Closing the Enforcement Gap: Improving Employment Standards Protections for People in Precarious Jobs
The nature of employment is changing: low wage jobs are increasingly common, fewer workers belong to unions, and workplaces are being transformed through the growth of contracting-out, franchising, and extended supply chains. Closing the Enforcement Gap offers a comprehensive analysis of the enforcement of employment standards in Ontario.
Adopting mixed methods, this work includes qualitative research involving in-depth interviews with workers, community advocates, and enforcement officials; extensive archival research excavating decades of ministerial records; and analysis of a previously untapped source of administrative data collected by Ontario’s Ministry of Labour. The authors reveal and trace the roots of a deepening "enforcement gap" that pervades nearly all aspects of the regime, demonstrating that the province’s Employment Standards Act (ESA) fails too many workers who rely on the floor of minimum conditions it was devised to provide. Arguably, there is nothing inevitable about the enforcement gap in Ontario or for that matter elsewhere. Through contributions from leading employment standards enforcement scholars in the US, the UK, and Australia, as well as Quebec, Closing the Enforcement Gap surveys innovative enforcement models that are emerging in a variety of jurisdictions and sets out a bold vision for strengthening employment standards enforcement.
Closing the Enforcement Gap Research Group
Leah F. Vosko
Andrea M. Noack
Mark P. Thomas
Eric M. Tucker
- Series: Studies in Comparative Political Economy and Public Policy
- World Rights
- Page Count: 472 pages
- Illustrations: 21
- Dimensions: 6.0in x 1.1in x 9.0in
"This is an exemplar case study in mixed methods research. It shows the value of a thorough integration of rigorous quantitative analysis with rich interview data, complemented by archival, policy, and regulatory analysis. An important scaffolding of this book, often missing in studies of enforcement, is the attention paid to structural barriers to adequate enforcement - in particular, feminization, racialization, and migration and citizenship status. The analysis draws attention to the ways in which these barriers intersect -- exemplifying the benefits of using critical and feminist political economy conceptual framings."
Sara Charlesworth, School of Management, RMIT University
"For those who want to understand what happens in the implementation phase, after labor laws are passed, and the limitations of our current systems of labor standards enforcement, this is an incredibly important book by one of the foremost experts in our field and her talented team. It is exhaustively researched and nuanced but never loses the forest for the trees. Important questions about agency practices are wrestled to the ground and theory is elegantly integrated throughout."
Janice Fine, School of Management and Labor Relations, Rutgers University
"The great merit of this book is that it charted it detail enforcement gaps of considerable depths in Ontario. The fragmentation of companies with extended supply chains and an increasing share of precarious workers have created create an environment where violations of basic workplace laws are everyday occurrences. The authors conclude that enforcement strategies are obviously not keeping up with these workplace changes. Fortunately the reader is not left with this bleak picture. Innovative enforcement strategies in other countries, which are analyzed in detail, give hope that there is nothing inevitable about leaving so many employees so poorly protected."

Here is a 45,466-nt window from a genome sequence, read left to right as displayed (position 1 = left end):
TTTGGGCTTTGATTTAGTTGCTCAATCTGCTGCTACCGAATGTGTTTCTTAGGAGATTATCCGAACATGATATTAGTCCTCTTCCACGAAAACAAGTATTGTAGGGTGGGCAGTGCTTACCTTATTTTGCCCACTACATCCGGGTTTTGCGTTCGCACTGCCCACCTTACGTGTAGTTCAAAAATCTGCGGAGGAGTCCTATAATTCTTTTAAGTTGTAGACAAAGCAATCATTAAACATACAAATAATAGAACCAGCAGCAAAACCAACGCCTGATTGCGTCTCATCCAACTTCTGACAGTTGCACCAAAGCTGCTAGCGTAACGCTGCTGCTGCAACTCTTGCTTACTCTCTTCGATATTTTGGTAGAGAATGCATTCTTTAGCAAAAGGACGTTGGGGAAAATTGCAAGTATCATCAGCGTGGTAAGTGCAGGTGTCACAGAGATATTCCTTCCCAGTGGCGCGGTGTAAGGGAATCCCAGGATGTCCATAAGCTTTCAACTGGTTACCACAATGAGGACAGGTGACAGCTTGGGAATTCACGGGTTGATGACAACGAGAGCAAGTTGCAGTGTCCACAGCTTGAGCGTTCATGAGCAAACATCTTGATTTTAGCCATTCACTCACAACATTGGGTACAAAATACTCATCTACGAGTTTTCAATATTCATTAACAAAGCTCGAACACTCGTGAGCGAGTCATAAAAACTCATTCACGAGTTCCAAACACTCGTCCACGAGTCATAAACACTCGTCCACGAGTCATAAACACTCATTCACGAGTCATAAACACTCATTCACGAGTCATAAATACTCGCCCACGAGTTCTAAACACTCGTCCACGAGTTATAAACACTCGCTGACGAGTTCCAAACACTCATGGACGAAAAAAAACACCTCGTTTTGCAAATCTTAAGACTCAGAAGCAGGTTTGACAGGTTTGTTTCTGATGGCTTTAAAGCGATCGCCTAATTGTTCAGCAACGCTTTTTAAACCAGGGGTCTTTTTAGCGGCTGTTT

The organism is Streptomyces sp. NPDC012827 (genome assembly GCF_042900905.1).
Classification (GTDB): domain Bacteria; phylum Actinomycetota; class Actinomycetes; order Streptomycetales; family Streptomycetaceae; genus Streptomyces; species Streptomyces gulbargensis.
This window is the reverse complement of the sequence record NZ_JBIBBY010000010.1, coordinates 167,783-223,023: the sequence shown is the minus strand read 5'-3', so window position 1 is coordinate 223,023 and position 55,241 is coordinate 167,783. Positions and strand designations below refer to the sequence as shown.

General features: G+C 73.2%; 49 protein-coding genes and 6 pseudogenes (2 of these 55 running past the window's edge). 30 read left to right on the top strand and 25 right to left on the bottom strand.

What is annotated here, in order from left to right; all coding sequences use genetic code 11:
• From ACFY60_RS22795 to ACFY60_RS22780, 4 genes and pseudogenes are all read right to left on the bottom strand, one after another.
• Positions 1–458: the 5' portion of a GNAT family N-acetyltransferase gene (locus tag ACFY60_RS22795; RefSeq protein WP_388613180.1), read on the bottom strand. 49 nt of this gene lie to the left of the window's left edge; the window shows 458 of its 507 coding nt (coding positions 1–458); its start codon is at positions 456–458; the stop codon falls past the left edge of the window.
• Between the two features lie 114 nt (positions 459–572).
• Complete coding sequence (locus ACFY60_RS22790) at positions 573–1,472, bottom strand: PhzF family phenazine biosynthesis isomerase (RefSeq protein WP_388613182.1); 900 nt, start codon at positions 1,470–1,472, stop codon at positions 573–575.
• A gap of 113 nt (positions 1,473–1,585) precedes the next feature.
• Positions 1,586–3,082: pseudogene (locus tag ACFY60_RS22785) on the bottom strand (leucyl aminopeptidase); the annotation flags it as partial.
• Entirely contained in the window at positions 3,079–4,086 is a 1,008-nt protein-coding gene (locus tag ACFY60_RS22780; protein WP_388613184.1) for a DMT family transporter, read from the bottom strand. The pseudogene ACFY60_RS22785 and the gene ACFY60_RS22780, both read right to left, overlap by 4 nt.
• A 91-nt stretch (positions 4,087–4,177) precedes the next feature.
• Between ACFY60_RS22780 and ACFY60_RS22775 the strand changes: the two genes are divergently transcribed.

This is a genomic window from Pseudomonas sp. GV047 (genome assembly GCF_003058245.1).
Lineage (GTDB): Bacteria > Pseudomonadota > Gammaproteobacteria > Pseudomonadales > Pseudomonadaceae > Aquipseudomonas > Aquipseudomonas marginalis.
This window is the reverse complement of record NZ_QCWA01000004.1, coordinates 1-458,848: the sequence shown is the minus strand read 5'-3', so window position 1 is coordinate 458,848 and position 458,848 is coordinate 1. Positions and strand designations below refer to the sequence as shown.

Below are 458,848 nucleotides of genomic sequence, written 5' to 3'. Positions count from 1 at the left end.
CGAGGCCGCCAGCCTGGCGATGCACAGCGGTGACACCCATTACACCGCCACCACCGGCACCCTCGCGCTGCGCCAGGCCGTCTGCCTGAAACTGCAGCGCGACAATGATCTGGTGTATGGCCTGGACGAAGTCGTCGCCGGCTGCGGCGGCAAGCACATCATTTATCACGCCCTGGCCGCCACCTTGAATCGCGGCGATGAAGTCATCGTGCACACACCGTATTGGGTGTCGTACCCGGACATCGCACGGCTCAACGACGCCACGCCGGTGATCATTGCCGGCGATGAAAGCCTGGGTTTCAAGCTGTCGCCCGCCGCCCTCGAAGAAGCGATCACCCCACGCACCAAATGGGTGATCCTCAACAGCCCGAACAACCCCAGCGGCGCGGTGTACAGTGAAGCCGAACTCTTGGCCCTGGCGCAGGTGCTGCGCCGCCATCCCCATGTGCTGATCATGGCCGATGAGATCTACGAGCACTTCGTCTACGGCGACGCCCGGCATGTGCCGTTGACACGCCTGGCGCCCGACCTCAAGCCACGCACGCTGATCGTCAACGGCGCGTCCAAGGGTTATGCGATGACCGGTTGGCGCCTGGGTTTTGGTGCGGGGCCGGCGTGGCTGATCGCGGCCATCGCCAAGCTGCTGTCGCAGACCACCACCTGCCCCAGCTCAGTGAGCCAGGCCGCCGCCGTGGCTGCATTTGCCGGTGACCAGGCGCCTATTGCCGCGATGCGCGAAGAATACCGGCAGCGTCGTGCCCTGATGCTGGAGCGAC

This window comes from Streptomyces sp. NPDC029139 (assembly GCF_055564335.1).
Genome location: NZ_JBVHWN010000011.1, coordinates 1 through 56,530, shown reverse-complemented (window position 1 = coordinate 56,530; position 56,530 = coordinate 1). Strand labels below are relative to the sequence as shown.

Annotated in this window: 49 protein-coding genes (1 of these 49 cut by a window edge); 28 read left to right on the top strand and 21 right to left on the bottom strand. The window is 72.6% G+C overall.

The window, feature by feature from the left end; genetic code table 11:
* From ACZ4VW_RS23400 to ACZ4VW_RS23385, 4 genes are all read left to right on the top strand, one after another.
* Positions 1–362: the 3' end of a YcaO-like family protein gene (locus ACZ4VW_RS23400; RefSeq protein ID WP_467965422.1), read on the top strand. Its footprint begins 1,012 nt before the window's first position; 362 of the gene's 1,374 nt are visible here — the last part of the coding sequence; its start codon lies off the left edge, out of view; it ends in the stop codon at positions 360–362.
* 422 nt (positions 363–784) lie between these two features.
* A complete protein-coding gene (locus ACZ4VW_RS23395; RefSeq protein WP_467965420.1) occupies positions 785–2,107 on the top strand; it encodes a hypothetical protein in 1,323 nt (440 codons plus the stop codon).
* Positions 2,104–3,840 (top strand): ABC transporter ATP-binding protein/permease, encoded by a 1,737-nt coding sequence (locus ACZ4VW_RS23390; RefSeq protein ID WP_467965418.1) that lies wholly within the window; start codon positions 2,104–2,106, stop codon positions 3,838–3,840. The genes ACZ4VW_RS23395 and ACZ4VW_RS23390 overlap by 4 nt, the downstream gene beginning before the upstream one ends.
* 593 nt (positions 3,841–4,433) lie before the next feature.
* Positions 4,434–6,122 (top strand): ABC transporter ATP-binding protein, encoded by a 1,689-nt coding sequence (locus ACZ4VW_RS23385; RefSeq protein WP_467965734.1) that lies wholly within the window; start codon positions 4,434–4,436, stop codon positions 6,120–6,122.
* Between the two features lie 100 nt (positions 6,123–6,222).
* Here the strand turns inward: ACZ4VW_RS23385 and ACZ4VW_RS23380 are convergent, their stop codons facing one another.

"A must to read for everyone who wants to understand why violations of basic workplace laws are everyday occurrences and want to understand how vulnerable employees can be better protected"
Gerhard Bosch, Institut Arbeit und Qualifikation, Universität Duisburg-Essen, Fakultät für Gesellschaftswissenschaften
Author InformationLeah F. Vosko is a professor of Political Science and Canada Research Chair in the Political Economy of Gender & Work at York University.
Table of contents
List of Graphs, Tables, and Figures
1. Mapping the Enforcement Gap: Historical and Contemporary Dynamics
Part One: Charting the Employment Standards Enforcement Gap in Ontario
2. Responsibilization, Reprisal, and (Non)Remediation: Interrogating the Role of an Individualized Complaints System
3. Administering Complaints: Dilemmas of Accountability
4. Recovering Employees' Wages?
5. The Contradictory Role of Workplace Inspections
6. The Deterrence Gap: Towards an Explanation
7. Strengthening Participatory Approaches to Enforcement
Part Two: Views from Elsewhere: Contextualizing the Employment Standards Enforcement Gap in Ontario
8. Enforcement of Wage Recovery in Britain
9. Out of the Shadows and into the Spotlight: The Sweeping Evolution of Employment Standards Enforcement in Australia
10. Enforcing Employment Standards in Quebec: One Step Forward, Two Steps Backward?
11. Strategic Enforcement to Confront Wage Theft in the US: An Insider Account
12. Improving Protections for People in Precarious Jobs
Supplementary Information on Quantitative and Qualitative Methods: Ontario Component
Appendix A: Quantitative Data
A.1. Administrative Data
A.2. National Surveys
Appendix B: Qualitative Data
B.1. Worker Interviews
B.2. MOL Interviews
B.3. Community Representative Interviews
Appendix C: Archival Research
Subjects and Courses